2. Buy yourself a pair of kitchen scissors. You will use them to snip herbs. You will use them to chop canned whole peeled tomatoes that have been dumped and contained in a 4-cup Pyrex. You will use them to snip spinach right in the skillet as the spinach wilts. Spinach! As long as we’re on the subject: always make more of it than you think you need. This way you will not find yourself in the position of having one cupcake-sized mound of sesame spinach for your whole family of four to share.
3. Some Type-A behaviors worth stealing: Do everything you can in advance when you are having people over for dinner. No matter how easy and tossed-off the task may be. No matter how many times your partner-in-crime says, Why don’t we just do that later? Filling a sippy cup takes 30 seconds! If you forgo this advice and do nothing in advance, at least make sure you start off the evening with an empty dishwasher. You will thank yourself a few hours and a few cocktails later when staring at the mountain of greasy plates in the sink. Lastly, if at all possible, go to sleep with a fresh trash bag in the kitchen garbage can. I find it somewhat soul-crushing to see last night’s dinner scraps piled up before I’ve had my morning coffee. And I sleep better when I know it’s empty. (See: Type A.)
4. Brushing dough with a quick egg-wash is the secret to getting that shiny, lacquered, I’m-worth-something-after-all glow to your pies, breads, and cherry galettes (pictured above). This comes in especially handy when trying to pass off storebought crust as homemade. Whisk one egg with a fork, then use a pastry brush to cover every inch of the exposed crust before baking.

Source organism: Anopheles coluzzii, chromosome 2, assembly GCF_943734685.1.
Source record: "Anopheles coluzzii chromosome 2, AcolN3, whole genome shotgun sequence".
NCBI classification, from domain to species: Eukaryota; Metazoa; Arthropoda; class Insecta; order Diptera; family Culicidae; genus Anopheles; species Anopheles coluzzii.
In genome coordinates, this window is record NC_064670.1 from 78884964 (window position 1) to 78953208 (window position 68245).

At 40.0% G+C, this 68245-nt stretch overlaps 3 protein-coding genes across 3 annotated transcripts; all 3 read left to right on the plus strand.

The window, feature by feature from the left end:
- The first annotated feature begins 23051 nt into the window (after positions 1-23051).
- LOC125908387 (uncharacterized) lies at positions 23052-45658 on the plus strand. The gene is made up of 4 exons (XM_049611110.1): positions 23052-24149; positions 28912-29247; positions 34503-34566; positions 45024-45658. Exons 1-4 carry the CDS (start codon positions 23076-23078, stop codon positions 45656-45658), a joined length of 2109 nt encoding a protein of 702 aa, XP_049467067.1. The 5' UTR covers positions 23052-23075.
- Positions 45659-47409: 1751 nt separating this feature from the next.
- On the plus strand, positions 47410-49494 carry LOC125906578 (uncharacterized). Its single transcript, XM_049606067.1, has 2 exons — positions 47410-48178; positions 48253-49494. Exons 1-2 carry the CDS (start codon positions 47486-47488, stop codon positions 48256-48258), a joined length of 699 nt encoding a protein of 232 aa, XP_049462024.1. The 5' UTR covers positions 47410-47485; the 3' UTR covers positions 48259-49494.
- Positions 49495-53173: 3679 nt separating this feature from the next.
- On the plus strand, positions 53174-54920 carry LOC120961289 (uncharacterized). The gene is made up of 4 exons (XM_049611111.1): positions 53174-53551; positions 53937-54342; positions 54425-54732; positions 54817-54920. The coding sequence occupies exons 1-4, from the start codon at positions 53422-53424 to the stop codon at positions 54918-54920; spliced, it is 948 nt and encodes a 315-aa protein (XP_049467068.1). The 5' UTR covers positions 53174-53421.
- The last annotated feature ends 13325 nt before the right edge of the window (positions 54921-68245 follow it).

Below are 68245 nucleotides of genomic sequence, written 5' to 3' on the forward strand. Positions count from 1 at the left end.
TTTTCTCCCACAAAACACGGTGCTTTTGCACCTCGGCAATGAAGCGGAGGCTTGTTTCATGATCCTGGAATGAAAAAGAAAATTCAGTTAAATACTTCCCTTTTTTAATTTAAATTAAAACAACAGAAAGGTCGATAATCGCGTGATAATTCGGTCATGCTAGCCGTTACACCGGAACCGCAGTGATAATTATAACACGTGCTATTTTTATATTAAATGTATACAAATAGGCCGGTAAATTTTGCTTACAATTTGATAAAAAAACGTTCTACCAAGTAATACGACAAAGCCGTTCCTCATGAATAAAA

5. Meat will never brown properly if you add it to the pan when it’s freezing cold and wet. (And browning properly is where you’re going to get most of your flavor.) It should be patted dry and room temperature. Unless you have just walked in the door, it’s 7:30, the kids are screaming and the instruction to “bring it to room temperature” is the instruction that will make you swear off family dinner forever.
6. Add acid. A drizzle of vinegar, a spoonful of tangy buttermilk, a simple squeeze of lemon or lime will always add brightness to an otherwise boring and flat dish. I’ll never forget an interview I read with Mario Batali that reconfirmed this: He said the easiest way to pretend you know what you’re doing in the kitchen is to talk about the “acidity” level of a dish.
7. Never use the phrase “pun intended” or “no pun intended.” Oh sorry! That’s from my “Things I Wish Someone Told Me When I Started Writing” list.
8. Learn the correct way to slice and dice an avocado. You will not only save time, energy, sanity [insert up to 4 more Real Simple focus group words here] by doing this, but you will find yourself giving tutorials to awed, in-the-dark observers every time you make guacamole in front of them.
9. Ice in the cocktails, people. Don’t be stingy. Nothing worse than a lukewarm Gin and Tonic.
10. You won’t get arrested if you leave out an ingredient or replace it with something that’s not called for. That doesn’t mean leave the shrimp out of the shrimp and grits, but if you don’t have scallions for the chopped salad, or if you don’t have red wine called for in the braised pork, take a look around and see what else might stand in for what’s missing. Every time you do this and it works, you’ll be a little more confident in the kitchen. And every time you do this and it doesn’t work, you have one more good story to tell.